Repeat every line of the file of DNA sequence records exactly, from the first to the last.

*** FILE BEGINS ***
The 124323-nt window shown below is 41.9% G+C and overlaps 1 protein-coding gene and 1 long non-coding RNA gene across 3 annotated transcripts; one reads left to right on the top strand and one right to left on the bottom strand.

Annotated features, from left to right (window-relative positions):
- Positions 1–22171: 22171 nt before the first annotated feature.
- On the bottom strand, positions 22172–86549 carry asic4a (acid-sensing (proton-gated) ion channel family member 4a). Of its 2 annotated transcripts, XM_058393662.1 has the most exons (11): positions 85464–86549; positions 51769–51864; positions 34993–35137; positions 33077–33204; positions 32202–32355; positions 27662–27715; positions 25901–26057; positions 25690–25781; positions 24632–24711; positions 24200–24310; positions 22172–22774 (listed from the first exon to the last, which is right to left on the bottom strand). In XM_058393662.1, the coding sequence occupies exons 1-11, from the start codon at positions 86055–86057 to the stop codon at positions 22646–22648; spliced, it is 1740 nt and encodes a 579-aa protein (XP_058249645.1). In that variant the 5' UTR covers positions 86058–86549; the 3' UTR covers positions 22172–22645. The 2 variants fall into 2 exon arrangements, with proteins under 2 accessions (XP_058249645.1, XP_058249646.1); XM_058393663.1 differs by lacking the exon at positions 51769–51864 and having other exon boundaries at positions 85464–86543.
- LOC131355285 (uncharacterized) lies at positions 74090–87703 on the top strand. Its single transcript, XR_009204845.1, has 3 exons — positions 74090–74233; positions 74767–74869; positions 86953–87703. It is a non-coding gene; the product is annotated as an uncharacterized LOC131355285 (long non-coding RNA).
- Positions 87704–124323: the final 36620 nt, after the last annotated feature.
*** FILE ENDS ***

The 124323-nt window shown below is 41.9% G+C and overlaps 1 protein-coding gene and 1 long non-coding RNA gene across 3 annotated transcripts; one reads left to right on the top strand and one right to left on the bottom strand.

Annotated features, from left to right (window-relative positions):
- Positions 1–22171: 22171 nt before the first annotated feature.
- On the bottom strand, positions 22172–86549 carry asic4a (acid-sensing (proton-gated) ion channel family member 4a). Of its 2 annotated transcripts, XM_058393662.1 has the most exons (11): positions 85464–86549; positions 51769–51864; positions 34993–35137; positions 33077–33204; positions 32202–32355; positions 27662–27715; positions 25901–26057; positions 25690–25781; positions 24632–24711; positions 24200–24310; positions 22172–22774 (listed from the first exon to the last, which is right to left on the bottom strand). In XM_058393662.1, the coding sequence occupies exons 1-11, from the start codon at positions 86055–86057 to the stop codon at positions 22646–22648; spliced, it is 1740 nt and encodes a 579-aa protein (XP_058249645.1). In that variant the 5' UTR covers positions 86058–86549; the 3' UTR covers positions 22172–22645. The 2 variants fall into 2 exon arrangements, with proteins under 2 accessions (XP_058249645.1, XP_058249646.1); XM_058393663.1 differs by lacking the exon at positions 51769–51864 and having other exon boundaries at positions 85464–86543.
- LOC131355285 (uncharacterized) lies at positions 74090–87703 on the top strand. Its single transcript, XR_009204845.1, has 3 exons — positions 74090–74233; positions 74767–74869; positions 86953–87703. It is a non-coding gene; the product is annotated as an uncharacterized LOC131355285 (long non-coding RNA).
- Positions 87704–124323: the final 36620 nt, after the last annotated feature.